The New American Bible Revised Edition is now available online. One can find it here. As I said before, the NAB edition that we use in our English Masses is still the liturgically approved version. And so there is no real pressure for us to purchase this new edition. Besides, only the Old Testament and the Psalms received a make-over, not the New Testament. However, for academic and research purposes, it would be good to have a copy of the NABRE. The Preface to this edition says why:
Where the Old Testament translation supposes the received text –Hebrew, Aramaic, or Greek, as the case may be — ordinarily contained in the best-known editions, as the original or the oldest extant form, no additional remarks are necessary. Where the translators have departed from those received texts, e.g., by following the Septuagint rather than the Masoretic text, accepting a reading of what is judged to be a better textual tradition, as from a Qumran manuscript, or by emending a reading apparently corrupted in transmission, such changes are recorded in the revised edition of the Textual Notes on the New American Bible. Additional information on the textual tradition for some books may be found in the introduction to the book in the same Textual Notes.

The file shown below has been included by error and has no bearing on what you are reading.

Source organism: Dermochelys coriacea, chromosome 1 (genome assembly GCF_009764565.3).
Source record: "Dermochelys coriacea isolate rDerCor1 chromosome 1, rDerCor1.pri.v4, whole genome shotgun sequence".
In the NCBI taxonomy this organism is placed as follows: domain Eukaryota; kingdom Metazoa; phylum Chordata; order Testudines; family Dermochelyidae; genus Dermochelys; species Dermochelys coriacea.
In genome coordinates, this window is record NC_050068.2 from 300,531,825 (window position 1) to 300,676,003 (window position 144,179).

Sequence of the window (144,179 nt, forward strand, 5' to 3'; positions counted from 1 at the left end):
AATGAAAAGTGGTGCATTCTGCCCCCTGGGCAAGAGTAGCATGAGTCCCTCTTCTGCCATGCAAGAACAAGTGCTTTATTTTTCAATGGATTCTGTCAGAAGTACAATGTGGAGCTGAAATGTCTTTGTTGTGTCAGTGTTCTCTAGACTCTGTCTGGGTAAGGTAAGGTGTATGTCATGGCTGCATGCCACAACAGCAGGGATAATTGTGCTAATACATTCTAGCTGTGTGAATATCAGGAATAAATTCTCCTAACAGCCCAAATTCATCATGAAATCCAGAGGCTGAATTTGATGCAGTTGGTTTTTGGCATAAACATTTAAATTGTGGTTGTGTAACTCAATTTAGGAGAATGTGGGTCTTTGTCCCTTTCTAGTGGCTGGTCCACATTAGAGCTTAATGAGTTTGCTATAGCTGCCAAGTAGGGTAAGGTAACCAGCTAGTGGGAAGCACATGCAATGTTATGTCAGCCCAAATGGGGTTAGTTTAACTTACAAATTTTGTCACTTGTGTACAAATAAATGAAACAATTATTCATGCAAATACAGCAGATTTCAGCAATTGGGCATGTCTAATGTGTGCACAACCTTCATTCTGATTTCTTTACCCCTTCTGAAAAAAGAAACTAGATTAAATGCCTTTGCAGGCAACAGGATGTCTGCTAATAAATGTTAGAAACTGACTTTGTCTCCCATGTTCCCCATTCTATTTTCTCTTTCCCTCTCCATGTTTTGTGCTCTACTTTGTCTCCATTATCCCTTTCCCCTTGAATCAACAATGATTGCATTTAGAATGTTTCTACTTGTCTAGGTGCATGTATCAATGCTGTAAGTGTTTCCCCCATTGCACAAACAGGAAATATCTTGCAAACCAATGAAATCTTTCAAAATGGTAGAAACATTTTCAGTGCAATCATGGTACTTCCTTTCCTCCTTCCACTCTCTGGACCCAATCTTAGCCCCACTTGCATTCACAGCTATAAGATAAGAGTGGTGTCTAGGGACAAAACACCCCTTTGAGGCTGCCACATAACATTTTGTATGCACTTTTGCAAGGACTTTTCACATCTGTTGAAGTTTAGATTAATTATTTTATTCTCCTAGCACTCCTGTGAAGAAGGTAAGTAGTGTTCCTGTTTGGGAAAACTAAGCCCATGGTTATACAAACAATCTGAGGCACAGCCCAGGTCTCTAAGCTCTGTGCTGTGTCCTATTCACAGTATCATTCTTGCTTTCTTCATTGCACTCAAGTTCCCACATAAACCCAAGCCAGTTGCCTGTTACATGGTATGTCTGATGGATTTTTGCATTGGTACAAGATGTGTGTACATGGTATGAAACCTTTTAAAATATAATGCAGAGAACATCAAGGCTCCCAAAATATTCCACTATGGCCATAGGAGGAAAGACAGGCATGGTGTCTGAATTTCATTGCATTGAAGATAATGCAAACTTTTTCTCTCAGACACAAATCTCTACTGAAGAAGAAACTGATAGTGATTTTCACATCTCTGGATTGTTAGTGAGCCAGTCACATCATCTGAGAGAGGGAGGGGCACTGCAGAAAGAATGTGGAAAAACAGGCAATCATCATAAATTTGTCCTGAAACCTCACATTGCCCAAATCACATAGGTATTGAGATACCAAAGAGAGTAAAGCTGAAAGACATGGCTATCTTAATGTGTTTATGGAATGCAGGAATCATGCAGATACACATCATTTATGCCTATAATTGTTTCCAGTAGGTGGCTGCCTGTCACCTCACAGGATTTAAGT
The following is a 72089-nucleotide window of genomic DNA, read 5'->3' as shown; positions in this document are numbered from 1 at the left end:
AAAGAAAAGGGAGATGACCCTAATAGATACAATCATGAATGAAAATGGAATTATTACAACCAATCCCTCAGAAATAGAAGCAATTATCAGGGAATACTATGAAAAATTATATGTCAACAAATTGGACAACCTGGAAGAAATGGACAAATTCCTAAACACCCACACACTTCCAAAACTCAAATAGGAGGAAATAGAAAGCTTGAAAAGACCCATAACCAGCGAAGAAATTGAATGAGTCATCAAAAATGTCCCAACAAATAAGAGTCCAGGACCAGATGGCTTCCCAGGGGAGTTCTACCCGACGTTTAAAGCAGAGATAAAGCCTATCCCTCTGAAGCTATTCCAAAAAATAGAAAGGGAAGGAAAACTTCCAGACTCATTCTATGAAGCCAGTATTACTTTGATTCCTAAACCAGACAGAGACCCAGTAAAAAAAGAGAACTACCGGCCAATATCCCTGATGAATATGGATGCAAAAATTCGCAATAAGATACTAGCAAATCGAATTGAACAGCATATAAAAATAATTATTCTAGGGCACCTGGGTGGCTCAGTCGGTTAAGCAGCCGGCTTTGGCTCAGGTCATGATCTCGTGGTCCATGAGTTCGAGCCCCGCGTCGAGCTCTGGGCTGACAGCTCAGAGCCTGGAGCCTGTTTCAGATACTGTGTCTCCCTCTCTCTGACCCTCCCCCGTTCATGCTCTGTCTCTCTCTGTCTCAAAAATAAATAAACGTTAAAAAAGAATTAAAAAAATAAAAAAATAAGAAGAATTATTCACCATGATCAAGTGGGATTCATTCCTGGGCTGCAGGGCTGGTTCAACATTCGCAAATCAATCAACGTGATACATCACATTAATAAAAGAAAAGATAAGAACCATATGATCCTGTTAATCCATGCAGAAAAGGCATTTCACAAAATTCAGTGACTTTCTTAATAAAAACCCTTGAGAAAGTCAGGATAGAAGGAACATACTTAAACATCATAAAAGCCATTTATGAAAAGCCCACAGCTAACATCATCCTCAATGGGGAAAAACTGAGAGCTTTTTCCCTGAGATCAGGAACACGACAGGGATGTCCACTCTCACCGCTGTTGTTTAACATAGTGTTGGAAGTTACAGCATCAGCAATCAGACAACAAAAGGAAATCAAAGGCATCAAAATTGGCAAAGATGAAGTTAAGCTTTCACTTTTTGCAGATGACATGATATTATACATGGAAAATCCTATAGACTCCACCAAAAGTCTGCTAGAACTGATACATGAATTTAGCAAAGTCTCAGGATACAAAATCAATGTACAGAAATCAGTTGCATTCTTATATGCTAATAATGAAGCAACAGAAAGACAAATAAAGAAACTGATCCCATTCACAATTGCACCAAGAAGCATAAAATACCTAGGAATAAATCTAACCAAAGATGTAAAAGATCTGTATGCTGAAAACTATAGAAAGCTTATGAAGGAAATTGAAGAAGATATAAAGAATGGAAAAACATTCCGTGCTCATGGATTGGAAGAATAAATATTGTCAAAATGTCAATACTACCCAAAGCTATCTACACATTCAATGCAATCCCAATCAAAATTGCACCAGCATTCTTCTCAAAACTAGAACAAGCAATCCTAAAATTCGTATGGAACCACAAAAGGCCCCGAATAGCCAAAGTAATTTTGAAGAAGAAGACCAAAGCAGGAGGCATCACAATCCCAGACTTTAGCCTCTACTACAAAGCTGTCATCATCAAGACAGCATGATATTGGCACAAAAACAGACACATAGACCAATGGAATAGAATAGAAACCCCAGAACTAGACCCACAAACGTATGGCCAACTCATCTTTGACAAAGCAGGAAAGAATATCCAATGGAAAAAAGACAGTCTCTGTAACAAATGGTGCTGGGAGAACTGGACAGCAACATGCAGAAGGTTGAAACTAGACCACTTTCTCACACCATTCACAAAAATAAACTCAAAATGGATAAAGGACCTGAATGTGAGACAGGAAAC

In particular, important manuscripts from Cave 4 of Qumran, as well as the most useful recensions of the Septuagint, have been consulted in the preparation of 1 and 2 Samuel. Fragments of the lost Book of Tobit in Aramaic and in Hebrew, recovered from Cave 4 of Qumran, are in substantial agreement with the Sinaiticus Greek recension used for the translation of this book. The lost original Hebrew text of 1 Maccabees is replaced by its oldest extant form in Greek. Judith, 2 Maccabees, and parts of Esther are also translated from the Greek. The translation of The Wisdom of Ben Sira is based on the original Hebrew as far as it is preserved, with corrections from the ancient versions; otherwise, the Greek of the Septuagint is followed. In the Book of Baruch the basic text is the Greek of the Septuagint, with some readings derived from an underlying Hebrew form no longer extant. In the deuterocanonical sections of Daniel (3:24-90; 13:1-14:42), the basic text is the Greek text of so-called Theodotion, occasionally revised according to the Greek text of the Septuagint.
The website for the NABRE shows the revised Old Testament and psalms for the daily mass readings and are syncronized with the days of the liturgical calendar. Aside from this there are also articles that explain some topics relevant to Catholicism and the Bible.
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